Sometime over the next few days a little girl in Paterson, N.J. will receive a parcel from Kansas City.
When she opens the box she will find a porcelain doll inside whose face looks just like hers - pretty and brown, with white splotches circling the big dark eyes. And just like on her own body, the doll will have big white patches on its knees and the back of its elbows.
Khori will recognize that the doll, unlike anything she’s ever seen in her eight years of life, looks like it has vitiligo, like her.
Khori’s mother, Crainysha Rutherford, bought the doll from Kansas City doll maker Crystal Kay, who over the last few weeks has created a worldwide stir for presenting a type of beauty rarely seen in the doll world.
Premium content for only $0.99
For the most comprehensive local coverage, subscribe today.
People are loving her vitiligo dolls.
The dolls have gone viral in a way that has left Kay rather breathless. She’s a single mom raising two children, one with special needs, cleaning houses and working two other jobs to get by. Now suddenly, because of a rash of media attention, a lot of people want one of these dolls she started making in what little spare time she had.
“I have people, women in their 40s and 50s, literally in tears about these dolls because they’ve had vitiligo for quite some time, and they’ve never seen anything like this,” she said.
From the time she painted the first vitiligo doll a month ago and shared it online, the dolls have been featured in People, Teen Vogue, Mashable, Cosmopolitan, assorted mommy blogs, on ABC and in several international publications.
She can’t even read all her good press because some of the stories aren’t written in English.
Actors Tia Mowry and Mike Epps gave them a celebrity stamp of approval with shout-outs on social media.
“I’m still in shock,” said Kay, who is selling the dolls through her Kay Customz Facebook page and Instagram because she doesn’t have a website. “This has never happened to me. I never thought I’d be in the news for anything.”
Kay, 37, began making dolls just nine months ago when she took one of her 10-year-old daughter’s old Barbie dolls and updated it with a new hairdo, clothes and jewelry “to make it beautiful again.”
She started buying used dolls at garage sales, thrift and secondhand stores and giving them makeovers, too. She gave some of them faces she’d never seen on a doll to fill the void.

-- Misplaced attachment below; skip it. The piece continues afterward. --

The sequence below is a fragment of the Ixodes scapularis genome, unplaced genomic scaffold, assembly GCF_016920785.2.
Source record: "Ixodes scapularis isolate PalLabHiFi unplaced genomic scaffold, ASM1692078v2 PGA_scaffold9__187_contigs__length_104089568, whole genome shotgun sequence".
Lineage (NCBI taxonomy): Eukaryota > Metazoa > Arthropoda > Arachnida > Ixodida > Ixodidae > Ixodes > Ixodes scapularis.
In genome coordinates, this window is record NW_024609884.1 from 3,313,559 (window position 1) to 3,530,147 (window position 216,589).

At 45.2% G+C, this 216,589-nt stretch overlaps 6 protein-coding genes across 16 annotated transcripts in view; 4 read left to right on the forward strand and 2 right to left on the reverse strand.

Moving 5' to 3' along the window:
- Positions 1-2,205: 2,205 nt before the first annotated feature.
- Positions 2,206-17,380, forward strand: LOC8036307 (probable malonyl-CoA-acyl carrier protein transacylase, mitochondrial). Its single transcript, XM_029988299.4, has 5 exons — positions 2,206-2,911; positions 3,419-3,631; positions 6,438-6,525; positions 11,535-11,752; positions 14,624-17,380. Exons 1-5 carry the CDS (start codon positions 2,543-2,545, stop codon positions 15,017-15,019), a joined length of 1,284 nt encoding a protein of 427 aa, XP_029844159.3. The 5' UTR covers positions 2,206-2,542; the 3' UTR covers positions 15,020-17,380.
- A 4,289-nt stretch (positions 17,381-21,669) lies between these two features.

She painted one doll to represent albinism. She created an African-American “ginger” with red hair and painted-on freckles. The third doll she made, on Sept. 16, had vitiligo, with a splotch on its face in the shape of Africa.
Vitiligo is a disease that causes the loss of skin color in blotches, according to the Mayo Clinic. It is not life-threatening, nor contagious, but low self-esteem, as some with it can attest, is a common side effect.
About 1 percent of the world’s population has vitiligo, according to Vitiligo Support International.
Kay posted photos of the doll to the Black Artists Connected Facebook page, which has more than 230,000 members. Her post, she says, was shared more than 35,000 times, and the doll took off like a rocket from there.
Tiffanie Wiley, 29, who lives in Louisville, Ky., had never seen anything like it. She was diagnosed with vitiligo when she was 7. When she started getting bullied in school her mother put her in thick makeup at age 10 to cover the blotches on her skin. Her mother didn’t want to give people anything to stare at.
For years Wiley felt like she “was wearing a mask to do other people a favor,” she said. But before she started her senior year in high school she wiped off the makeup and never looked back.
She went make-up free on her wedding day. “I loved myself and somebody else began loving me for me, too,” she said.
Whenever Wiley’s friends see anything related to vitiligo on social media, they tag her, and that’s how she found Kay’s doll. Kay painted the doll to look like Wiley, who posed with a photo of herself at age 7 and her new doll.
“And it really made me feel beautiful because I look at myself and I (see) vitiligo. But it’s pretty cool to see what other people see you as. So Crystal has really given me a voice to speak about vitiligo. She saw me,” said Wiley, who works for the Department of Defense.
“I can’t go anywhere now without people asking me about this doll.”
Wiley just featured the doll, nicknamed 2Tone, in a motivational video supporting her grassroots movement, “I Am Great.”
Some of the dolls take Kay a few hours to paint, others take a few days. Since they’re made of delicate porcelain they’re more of a grown-up collectible than a child’s take-everywhere pal.
“These are collector items, nothing to toy, tamper or play with,” said Kay.
She’s selling them, for now, for $75 on up. She’s admittedly stressed out by the sudden attention and orders she can’t keep up with, but hopes that one day full-time doll making can replace her three other jobs.
Crainysha Rutherford can’t wait to watch her daughter open the box that’s on its way from Kansas City.
She started a foundation in her daughter’s name, Vitiligo Princess Khori, that hosts an annual walkathon in their New Jersey hometown to raise awareness about the skin condition.
People around their town recognize Khori and have heard the grade schoolers speak in public about vitiligo, which helps shield her from mean comments and bullying, said her mom.
But that’s now, and she worries what the rest of her life will be like in a world that might not be able to see past the splotches on her daughter’s body.
Rutherford has seen the doll because she sent Kay a photo of her daughter to work from, but Khori doesn’t know anything about it.
“When I saw that doll I wanted to get her her own and I felt like I needed to support (Crystal),” Rutherford said. “I know it will be something wonderful for Khori and other people to see that everyone is beautiful.
“I can’t wait to get it just to see what her reaction is going to be.”